Essentially, a walkie-talkie is the same as a two-way radio; there is no overt difference between the two. However, because there are so many different radios on the market, a distinction has arisen. Theterm walkie-talkie tends to imply a hobby model, or an otherwise cheap radio. Conversely, the term two-way radio tends to be more readily accepted in a business, as well as any equipment specific, context.
Walkie-talkies were invented around the time of the Second World War and were principally used by the military. Although they came in different forms, the most common version featured a large handset, which had a long antenna protruding from it. Modern walkie-talkies, on the other hand, feature a smaller design, typically with a rugged outer casing and a short aerial. They usually operate via a PTT (Push To Talk) button and available models vary in range from cheap childrens toys to professional, military grade equipment.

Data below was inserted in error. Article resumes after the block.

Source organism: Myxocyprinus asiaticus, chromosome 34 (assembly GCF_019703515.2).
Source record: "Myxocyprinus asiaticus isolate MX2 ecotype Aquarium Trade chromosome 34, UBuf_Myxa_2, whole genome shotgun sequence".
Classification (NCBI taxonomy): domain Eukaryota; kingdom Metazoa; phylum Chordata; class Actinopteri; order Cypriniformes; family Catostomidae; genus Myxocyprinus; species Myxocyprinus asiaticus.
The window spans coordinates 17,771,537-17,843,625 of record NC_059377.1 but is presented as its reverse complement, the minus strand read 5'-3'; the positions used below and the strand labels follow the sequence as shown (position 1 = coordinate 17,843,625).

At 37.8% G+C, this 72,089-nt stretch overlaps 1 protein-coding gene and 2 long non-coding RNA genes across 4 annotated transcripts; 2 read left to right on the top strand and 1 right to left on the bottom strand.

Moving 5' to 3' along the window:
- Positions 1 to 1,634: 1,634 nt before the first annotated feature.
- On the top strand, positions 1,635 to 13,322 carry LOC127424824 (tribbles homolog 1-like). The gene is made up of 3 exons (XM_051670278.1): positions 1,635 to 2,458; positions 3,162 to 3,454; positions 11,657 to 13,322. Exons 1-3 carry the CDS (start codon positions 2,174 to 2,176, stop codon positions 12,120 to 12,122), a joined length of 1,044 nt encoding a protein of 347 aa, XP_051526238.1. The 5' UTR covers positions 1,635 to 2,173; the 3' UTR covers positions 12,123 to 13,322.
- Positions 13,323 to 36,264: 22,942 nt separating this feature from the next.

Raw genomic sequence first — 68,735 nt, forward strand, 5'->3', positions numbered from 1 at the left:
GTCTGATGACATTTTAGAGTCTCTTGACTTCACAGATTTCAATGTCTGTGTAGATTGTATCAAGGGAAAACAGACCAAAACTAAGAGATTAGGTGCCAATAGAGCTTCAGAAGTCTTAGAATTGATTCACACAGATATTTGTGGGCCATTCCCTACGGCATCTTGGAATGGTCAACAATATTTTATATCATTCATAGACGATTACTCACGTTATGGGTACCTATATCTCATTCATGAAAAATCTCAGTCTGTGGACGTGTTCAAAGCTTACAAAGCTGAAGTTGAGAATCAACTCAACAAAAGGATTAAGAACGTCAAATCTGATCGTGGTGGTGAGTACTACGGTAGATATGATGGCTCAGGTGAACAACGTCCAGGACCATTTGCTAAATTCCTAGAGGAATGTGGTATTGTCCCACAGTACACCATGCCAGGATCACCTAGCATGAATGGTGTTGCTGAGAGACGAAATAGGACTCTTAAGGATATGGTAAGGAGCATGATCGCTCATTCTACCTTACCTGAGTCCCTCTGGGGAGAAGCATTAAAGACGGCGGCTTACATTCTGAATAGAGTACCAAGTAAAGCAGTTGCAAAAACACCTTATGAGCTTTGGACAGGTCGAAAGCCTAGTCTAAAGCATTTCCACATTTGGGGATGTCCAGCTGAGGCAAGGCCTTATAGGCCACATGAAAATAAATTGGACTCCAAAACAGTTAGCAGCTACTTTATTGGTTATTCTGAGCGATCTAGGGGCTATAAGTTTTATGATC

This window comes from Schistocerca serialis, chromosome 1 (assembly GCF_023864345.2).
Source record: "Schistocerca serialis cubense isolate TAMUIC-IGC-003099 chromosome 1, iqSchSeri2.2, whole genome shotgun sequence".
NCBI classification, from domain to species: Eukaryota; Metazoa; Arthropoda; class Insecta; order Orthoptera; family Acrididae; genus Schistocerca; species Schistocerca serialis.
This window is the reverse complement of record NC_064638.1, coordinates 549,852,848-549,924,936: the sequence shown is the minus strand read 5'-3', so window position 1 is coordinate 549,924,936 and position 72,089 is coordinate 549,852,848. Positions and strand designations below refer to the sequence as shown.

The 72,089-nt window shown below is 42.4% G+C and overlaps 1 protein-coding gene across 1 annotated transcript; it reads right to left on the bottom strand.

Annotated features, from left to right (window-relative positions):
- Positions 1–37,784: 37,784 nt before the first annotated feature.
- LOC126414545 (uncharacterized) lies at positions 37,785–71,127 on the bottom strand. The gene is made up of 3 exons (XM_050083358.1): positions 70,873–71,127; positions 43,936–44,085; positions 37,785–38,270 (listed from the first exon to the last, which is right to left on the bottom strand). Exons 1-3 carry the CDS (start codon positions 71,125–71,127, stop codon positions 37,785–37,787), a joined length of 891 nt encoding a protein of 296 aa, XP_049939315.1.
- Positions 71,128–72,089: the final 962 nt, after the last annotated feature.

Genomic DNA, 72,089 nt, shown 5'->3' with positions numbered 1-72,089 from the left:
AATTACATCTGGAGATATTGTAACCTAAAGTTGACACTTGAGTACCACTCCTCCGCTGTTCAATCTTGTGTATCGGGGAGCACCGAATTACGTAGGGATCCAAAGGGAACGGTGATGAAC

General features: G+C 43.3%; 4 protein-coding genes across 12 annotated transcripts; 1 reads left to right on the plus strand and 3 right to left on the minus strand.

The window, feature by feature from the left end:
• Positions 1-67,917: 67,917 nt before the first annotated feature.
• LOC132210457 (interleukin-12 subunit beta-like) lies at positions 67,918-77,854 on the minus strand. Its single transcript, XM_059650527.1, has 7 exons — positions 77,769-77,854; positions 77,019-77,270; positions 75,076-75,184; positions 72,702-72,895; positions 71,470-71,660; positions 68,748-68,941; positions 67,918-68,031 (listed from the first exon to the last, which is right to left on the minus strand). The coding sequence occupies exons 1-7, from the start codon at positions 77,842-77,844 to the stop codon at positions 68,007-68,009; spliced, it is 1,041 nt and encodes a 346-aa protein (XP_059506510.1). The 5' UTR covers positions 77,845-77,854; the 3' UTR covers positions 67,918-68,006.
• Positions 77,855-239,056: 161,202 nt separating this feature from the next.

Generally, walkie-talkies are limited to only a few watts of power and a relatively short signal range. To this end, radio services often use a repeater (a device that increases range and boosts signal by squashing unused frequencies) in order to improve the walkie-talkies operation.
For their part, two-way radios, although they are also portable hand-held transceivers (a device that can both TRANSmit and reCEIVE messages) and they also use the PTT system, are slightly different.
A two-way radio is likely to have a stronger range and a harder outer casing. This is because the term two-way radio denotes a better class of product (usually).
Some two-way radios are also capable of sending and receiving messages at the same time; this is called full duplex An example would be a mobile phone, which employs two different radio frequencies at the same time. However, although a mobile phone is technically a two-way radio, the device is very different from what we understand as either a walkie-talkie or a two-way.
The most important distinction is that two-way radio almost always refers to professional, licensed equipment, whereas walkie-talkie more often describes unlicensed, consumer-grade radios.